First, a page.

By Jessica Quinn
ENNIS has yet again missed out on its chance to host Fleadh Cheoil na hÉireann, with next year’s event awarded to Sligo for the second year in-a-row at the weekend’s selection convention.
Despite the disappointment, those behind Ennis’ bid have already set their sights on 2016, saying they are “very hopeful” that their “strong application” will bring success for the town and the county.
Chairperson of the working group for the Ennis’ All Ireland Fleadh bid Micheál O’Riabhaigh acknowledged that while there is disappointment that Ennis did not get next year’s festival it was not unexpected.
“It was always going to be hard to displace Sligo for a second year. 2014 is the first year for Sligo and there would have been an expectation that they would get it for the second year. It would have been surprising had we got it to be honest but we took the position of going for it as aggressively as possible,” he said.
He added, “We believe that we have a very good, solid plan and our application is very strong.”
Comhaltas in Clare and the working group are now looking to 2016 and the following year to welcome the Fleadh which would be worth millions to the local economy.
“There is always a chance that it wouldn’t come our way but we would be very hopeful. We have a very good chance now. For the last couple of years it has really been between ourselves and Sligo, Sligo would have just edged us last year.
“We are very hopeful that 2016 will be the year for Ennis. I would love to say that I am confident, but it is still a secret ballot and it still takes a fair bit of work canvassing and that to make the case. I think we have a very strong case, a very strong application and a very strong team,” he acknowledged.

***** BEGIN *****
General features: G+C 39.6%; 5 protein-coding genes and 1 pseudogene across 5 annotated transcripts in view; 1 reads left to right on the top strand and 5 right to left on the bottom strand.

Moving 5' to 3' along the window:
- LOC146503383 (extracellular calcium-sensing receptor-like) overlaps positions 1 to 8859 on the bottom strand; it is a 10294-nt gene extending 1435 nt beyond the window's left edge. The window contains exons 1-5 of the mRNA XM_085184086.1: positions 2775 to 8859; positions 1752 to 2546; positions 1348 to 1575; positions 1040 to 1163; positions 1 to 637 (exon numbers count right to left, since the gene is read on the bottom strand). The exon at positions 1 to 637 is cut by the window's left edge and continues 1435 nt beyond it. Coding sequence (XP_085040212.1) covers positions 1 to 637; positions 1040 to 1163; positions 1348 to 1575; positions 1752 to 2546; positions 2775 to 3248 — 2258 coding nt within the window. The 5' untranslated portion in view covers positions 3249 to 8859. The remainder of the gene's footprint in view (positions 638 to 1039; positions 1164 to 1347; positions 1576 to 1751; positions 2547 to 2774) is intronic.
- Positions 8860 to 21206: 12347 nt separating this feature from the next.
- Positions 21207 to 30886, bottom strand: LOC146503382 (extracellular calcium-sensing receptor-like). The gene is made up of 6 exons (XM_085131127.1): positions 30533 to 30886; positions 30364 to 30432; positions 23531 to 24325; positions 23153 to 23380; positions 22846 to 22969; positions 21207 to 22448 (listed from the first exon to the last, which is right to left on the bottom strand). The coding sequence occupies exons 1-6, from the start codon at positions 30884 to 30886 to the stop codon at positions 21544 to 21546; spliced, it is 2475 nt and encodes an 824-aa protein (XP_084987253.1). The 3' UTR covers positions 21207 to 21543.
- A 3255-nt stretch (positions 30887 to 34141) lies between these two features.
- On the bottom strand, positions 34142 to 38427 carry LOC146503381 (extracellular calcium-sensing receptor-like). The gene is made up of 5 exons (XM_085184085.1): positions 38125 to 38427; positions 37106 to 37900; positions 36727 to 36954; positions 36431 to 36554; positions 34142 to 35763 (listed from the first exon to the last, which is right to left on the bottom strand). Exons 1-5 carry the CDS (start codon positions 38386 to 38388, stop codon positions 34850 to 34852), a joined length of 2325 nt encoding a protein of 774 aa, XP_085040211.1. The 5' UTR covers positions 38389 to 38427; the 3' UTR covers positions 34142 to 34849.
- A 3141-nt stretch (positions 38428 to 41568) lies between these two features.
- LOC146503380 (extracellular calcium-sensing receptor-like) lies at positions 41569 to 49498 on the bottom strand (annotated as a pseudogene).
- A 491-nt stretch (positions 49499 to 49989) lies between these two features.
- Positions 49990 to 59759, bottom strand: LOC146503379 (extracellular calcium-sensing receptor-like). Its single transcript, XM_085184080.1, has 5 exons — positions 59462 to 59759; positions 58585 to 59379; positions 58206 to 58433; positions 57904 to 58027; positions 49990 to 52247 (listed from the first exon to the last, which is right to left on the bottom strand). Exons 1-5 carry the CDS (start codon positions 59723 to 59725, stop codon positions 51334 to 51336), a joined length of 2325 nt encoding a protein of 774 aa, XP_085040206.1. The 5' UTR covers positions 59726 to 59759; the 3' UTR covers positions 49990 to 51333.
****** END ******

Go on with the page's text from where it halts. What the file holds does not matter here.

At this week’s meeting of Ennis East Electoral Area, Councillor Pat Daly urged that “every effort” be made to bring the Fleadh to Ennis in 2016.
Acknowledging that the local authorities have strongly supported the efforts of the working group, he called on more councillors to get involved in lobbying.
“This is in everyone’s interest. We need to go all out to get 2016. Dublin will probably try and get it for the anniversary of 1916, but Clare is the home of music. We need to work with comhaltas on this,” he said.
However, responding to Councillor Daly’s comments, Mr Ó Riábhaigh acknowledged that the support of the local authority has been extremely important. He does not believe that lobbying by individual councillors would be effective.
“The constituency of voters is very small, 29 or 30 people in the main committee for comhaltas who are deeply involved in comhaltas. Their focus is on evaluating the town on specific criteria. I am not sure they would be amiable to general canvassing by people who possibly wouldn’t have the insight into comhaltas and what the Fleadh is as an event, as against the benefits that it would bring to the town.”
He went on, “It is extremely important that the council would be seen to support it. The support we have had from the local authorities has been excellent. I have to compliment them on sticking with it, you would expect them to be disappointed after a couple of rejections but they see the value of it and they also see it’s a difficult thing to achieve.”
Town manager Ger Dollard, speaking at the Ennis East Electoral Area meeting in response to Councillor Daly’s call, said, “The council have been very supportive of bringing the Fleadh Cheoil to Ennis. We have worked with the local committee, but the decision is for comhaltas and it is outside of our domain.”
Councillor Tommy Brennan pointed out that officials from both Ennis Town Council and Clare County Council, and both mayors, have been very involved in the town’s bid for the Fleadh.
He added, “Money has not been spared in making applications.”